The Missing Grace in Public School Abstinence Programs

The chattering classes have focused fresh attention on what they perceive as that last definable sin: hypocrisy. They claim to have found it anew in Sarah Palin’s family, because her son — recently married — seems to have conceived his first child before exchanging vows. This has naturally led to heated discussions over the abstinence-based programs which Mrs. Palin and other conservatives have consistently promoted. To be sure, the Church also supports these programs, which advise young people to refrain from sexual intimacy rather than offering them salacious details about “safe sex,” how to use contraceptives, and how to procure abortions when contraceptives fail. If Mrs. Palin, as a mother, cannot convince her own children to abstain, the argument goes, then what hope do these programs have in our schools?

It must be noted from the outset that the schools’ primary goal is to reduce what they see as a civic annoyance: children giving birth to children. Their mission is to educate the young and to set them up for success in this world, and unplanned pregnancies introduce a host of complications into their already difficult task. Thus, statistical outcomes drive policy, and the tidy work of eliminating these distractions leads them to entirely superficial solutions. If they can kick the can further down the street, so to speak, and delay the natural outcome of sexual intimacy until after graduation, then they will have accomplished their immediate mission. At this point, education in virtue, or the larger questions of morality and sexual ethics have no place in the public schools.

With this high-profile example of another child conceived out-of-wedlock, the advocates of contraception-based sex education can crow about two things at once: the purported failure of the “abstinence” approach to avoiding pregnancy and the obtuseness of Christians who exhibit the exact behaviors they preach against in public. Each of these arguments is based on a bad premise. 

One point of confusion seems to be the erroneous notion held — by those outside the Christian fold — that embracing Jesus as our Savior should eradicate our sinfulness. Nothing could be further from the truth. The reason people cling to Christ is precisely because we recognize sin, both as a concrete reality of this world and a constant element in our daily lives. Finding ourselves unable to be good, we acknowledge our unworthiness and beg for the graces necessary to choose well.

As we consider the things God asks us to avoid and the virtues he demands we embrace, with reflection we discover that each of those categories of sin are ultimately harmful to the human person, and each virtue helps to fortify us in the most difficult of circumstances. Thus, while becoming a Christian means entering into a personal relationship with the One who was sent to save us, it also offers a way of life that will allow that friendship to prosper and deepen.

So this brings us to the problematic foundation of the abstinence programs in public schools. Since they are strictly designed to limit a particular behavior — sexual activity — in a moral vacuum, they provide the students with just a sliver of truth at best. Abstinence is required of all unmarried persons, but it requires tremendous grace for perseverance. We know that God’s commandments are in our best interest, and that promiscuous behavior brings a host of physical side effects, drags young people into a maelstrom of confusing emotions and runs the risk of creating babies who will not be born to parents in lifelong unions, but those mundane reasons are strictly academic — and remarkably abstract — to passionate youngsters.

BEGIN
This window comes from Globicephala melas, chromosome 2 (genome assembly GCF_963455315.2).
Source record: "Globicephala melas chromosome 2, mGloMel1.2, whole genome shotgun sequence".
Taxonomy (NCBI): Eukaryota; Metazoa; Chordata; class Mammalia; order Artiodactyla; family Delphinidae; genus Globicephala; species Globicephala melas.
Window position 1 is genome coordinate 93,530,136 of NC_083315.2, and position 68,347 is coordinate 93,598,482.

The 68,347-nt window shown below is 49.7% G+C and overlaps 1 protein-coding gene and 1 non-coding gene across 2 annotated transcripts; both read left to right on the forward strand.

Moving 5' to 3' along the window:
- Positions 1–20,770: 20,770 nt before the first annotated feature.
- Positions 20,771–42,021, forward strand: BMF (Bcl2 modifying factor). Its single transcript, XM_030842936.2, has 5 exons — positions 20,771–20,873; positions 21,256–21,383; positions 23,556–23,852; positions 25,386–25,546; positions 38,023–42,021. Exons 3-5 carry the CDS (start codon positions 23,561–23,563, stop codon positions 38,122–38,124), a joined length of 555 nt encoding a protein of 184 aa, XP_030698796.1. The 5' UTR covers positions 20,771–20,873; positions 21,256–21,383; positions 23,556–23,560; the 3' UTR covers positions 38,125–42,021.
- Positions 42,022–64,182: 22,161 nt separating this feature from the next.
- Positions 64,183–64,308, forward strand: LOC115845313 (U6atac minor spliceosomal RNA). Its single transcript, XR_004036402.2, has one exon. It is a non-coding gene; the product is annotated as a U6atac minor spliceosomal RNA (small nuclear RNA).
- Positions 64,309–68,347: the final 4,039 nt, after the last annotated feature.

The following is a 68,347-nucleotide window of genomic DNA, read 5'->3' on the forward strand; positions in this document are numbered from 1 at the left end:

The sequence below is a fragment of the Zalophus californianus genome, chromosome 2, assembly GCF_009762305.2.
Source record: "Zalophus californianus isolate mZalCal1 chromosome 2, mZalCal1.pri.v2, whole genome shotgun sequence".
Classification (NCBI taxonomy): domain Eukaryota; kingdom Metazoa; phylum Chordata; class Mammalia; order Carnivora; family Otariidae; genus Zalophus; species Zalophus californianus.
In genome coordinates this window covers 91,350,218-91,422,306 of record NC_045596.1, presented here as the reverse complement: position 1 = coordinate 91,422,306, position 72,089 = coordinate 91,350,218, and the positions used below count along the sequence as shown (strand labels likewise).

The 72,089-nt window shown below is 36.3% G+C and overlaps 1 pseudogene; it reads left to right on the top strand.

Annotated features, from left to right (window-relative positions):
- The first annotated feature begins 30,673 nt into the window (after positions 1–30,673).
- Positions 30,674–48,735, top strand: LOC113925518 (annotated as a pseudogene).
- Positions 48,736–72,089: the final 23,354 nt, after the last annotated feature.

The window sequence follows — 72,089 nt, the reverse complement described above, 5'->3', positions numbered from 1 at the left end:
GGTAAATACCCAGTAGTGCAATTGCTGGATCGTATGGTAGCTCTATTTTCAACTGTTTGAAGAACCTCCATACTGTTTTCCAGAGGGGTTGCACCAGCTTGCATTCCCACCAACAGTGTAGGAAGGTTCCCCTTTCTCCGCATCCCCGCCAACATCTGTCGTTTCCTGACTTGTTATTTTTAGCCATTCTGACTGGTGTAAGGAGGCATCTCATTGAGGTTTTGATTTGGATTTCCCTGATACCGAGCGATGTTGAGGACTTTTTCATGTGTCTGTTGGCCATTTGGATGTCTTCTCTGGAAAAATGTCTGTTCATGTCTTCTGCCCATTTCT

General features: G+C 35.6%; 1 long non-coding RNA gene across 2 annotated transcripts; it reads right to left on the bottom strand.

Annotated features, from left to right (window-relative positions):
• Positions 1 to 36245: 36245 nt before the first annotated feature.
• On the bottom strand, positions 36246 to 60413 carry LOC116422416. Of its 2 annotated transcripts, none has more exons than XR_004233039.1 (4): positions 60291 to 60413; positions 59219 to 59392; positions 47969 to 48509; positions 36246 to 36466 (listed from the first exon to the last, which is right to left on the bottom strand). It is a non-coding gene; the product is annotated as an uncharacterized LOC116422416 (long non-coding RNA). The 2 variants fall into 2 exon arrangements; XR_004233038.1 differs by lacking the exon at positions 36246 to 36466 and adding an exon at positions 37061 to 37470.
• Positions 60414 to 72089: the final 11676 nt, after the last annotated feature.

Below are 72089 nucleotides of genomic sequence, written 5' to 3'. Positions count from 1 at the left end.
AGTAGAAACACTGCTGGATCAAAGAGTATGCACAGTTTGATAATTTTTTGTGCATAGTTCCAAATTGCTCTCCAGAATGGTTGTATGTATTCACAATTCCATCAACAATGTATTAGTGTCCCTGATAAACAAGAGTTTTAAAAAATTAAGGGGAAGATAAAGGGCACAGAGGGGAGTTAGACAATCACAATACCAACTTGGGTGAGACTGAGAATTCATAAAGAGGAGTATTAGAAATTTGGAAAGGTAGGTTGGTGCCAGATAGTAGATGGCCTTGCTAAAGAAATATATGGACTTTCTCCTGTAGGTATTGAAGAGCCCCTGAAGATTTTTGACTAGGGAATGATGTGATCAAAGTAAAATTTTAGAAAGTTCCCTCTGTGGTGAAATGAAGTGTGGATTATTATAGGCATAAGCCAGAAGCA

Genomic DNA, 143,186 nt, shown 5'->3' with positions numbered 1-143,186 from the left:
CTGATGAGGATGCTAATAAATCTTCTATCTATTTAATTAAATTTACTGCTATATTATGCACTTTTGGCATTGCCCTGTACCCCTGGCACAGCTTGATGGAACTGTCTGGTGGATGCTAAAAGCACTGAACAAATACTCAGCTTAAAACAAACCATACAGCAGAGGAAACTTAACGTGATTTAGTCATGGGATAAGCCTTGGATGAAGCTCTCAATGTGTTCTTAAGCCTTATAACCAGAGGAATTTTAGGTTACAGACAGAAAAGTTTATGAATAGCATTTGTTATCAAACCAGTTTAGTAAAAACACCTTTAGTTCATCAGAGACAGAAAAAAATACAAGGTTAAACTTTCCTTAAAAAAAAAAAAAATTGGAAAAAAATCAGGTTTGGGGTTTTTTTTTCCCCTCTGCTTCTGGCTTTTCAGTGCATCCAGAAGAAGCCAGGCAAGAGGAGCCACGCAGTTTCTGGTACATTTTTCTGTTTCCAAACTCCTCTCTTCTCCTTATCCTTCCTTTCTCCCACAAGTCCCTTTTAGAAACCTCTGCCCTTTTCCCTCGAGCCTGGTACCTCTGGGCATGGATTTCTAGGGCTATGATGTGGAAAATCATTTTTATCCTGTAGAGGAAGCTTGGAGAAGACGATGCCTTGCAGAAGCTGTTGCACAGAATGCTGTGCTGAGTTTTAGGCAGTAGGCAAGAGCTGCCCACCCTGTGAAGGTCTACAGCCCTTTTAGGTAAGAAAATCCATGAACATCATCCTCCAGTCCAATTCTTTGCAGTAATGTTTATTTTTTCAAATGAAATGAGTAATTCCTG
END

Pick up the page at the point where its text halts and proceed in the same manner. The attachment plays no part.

The very best of these programs and the most eloquent teachers are hobbled by stringent regulations which demand that they remain secular in their approach. Thus, while suggesting the most virtuous way of life possible for the student, they cannot fully explain the larger picture, which weaves together the nature of sin and temptation, the need for life-long discipline, and the demands of charity — nor can they offer them the concrete means of finding the graces essential to its success.

So what the secular pundits are currently batting about as hypocrisy is nothing more than the age-old story of sin and redemption. Those who love God will seek his will, and when they fail, they make amends and they try again. While there are many bad habits among us that will remain hidden, known only to God, promiscuity has a outcome that will be quite visible (if not compounded by the additional sins of contraception and abortion). The greater good is proper human formation, but that is entirely lost when our public policy is driven by narrow, mundane goals.

Clearly, as Christians we must prioritize the need to catechize our young people on the nature of sin, how to avoid it, and how to live chastely. Therefore, it is incumbent on us to surround them with a wider culture that supports healthy choices and facilitates virtue, and in that sense, the only amendment we could offer to improve the abstinence-based programs isn’t contraception but confession. And then the necessary graces would follow.

Mrs. Kineke lives in Rhode Island, and can be found online at feminine-genius.com